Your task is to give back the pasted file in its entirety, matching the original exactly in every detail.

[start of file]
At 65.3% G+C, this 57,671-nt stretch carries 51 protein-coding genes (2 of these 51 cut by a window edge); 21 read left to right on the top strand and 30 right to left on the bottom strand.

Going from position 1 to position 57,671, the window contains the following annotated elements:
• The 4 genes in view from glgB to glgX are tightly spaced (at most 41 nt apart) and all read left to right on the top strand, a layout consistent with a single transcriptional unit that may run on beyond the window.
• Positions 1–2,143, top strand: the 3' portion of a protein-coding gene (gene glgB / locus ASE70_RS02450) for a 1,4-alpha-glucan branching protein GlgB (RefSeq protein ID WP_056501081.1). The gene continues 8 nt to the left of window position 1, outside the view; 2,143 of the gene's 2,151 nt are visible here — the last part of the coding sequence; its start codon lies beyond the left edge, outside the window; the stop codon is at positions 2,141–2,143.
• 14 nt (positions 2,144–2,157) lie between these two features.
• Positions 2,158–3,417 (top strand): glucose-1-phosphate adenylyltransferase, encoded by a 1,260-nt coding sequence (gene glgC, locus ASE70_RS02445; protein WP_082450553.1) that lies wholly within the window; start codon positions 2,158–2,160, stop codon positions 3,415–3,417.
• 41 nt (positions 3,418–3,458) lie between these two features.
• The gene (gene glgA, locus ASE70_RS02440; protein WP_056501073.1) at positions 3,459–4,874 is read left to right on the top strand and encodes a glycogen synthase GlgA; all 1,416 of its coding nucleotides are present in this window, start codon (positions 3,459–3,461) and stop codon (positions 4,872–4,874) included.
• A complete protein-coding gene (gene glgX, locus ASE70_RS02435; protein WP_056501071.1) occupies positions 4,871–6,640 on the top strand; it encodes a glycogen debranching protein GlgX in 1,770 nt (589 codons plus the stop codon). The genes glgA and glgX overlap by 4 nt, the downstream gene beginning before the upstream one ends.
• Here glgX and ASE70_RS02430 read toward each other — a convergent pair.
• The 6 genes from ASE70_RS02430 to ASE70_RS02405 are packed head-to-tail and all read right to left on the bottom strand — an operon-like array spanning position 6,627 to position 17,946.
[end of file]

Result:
At 65.3% G+C, this 57,671-nt stretch carries 51 protein-coding genes (2 of these 51 cut by a window edge); 21 read left to right on the top strand and 30 right to left on the bottom strand.

Going from position 1 to position 57,671, the window contains the following annotated elements:
• The 4 genes in view from glgB to glgX are tightly spaced (at most 41 nt apart) and all read left to right on the top strand, a layout consistent with a single transcriptional unit that may run on beyond the window.
• Positions 1–2,143, top strand: the 3' portion of a protein-coding gene (gene glgB / locus ASE70_RS02450) for a 1,4-alpha-glucan branching protein GlgB (RefSeq protein ID WP_056501081.1). The gene continues 8 nt to the left of window position 1, outside the view; 2,143 of the gene's 2,151 nt are visible here — the last part of the coding sequence; its start codon lies beyond the left edge, outside the window; the stop codon is at positions 2,141–2,143.
• 14 nt (positions 2,144–2,157) lie between these two features.
• Positions 2,158–3,417 (top strand): glucose-1-phosphate adenylyltransferase, encoded by a 1,260-nt coding sequence (gene glgC, locus ASE70_RS02445; protein WP_082450553.1) that lies wholly within the window; start codon positions 2,158–2,160, stop codon positions 3,415–3,417.
• 41 nt (positions 3,418–3,458) lie between these two features.
• The gene (gene glgA, locus ASE70_RS02440; protein WP_056501073.1) at positions 3,459–4,874 is read left to right on the top strand and encodes a glycogen synthase GlgA; all 1,416 of its coding nucleotides are present in this window, start codon (positions 3,459–3,461) and stop codon (positions 4,872–4,874) included.
• A complete protein-coding gene (gene glgX, locus ASE70_RS02435; protein WP_056501071.1) occupies positions 4,871–6,640 on the top strand; it encodes a glycogen debranching protein GlgX in 1,770 nt (589 codons plus the stop codon). The genes glgA and glgX overlap by 4 nt, the downstream gene beginning before the upstream one ends.
• Here glgX and ASE70_RS02430 read toward each other — a convergent pair.
• The 6 genes from ASE70_RS02430 to ASE70_RS02405 are packed head-to-tail and all read right to left on the bottom strand — an operon-like array spanning position 6,627 to position 17,946.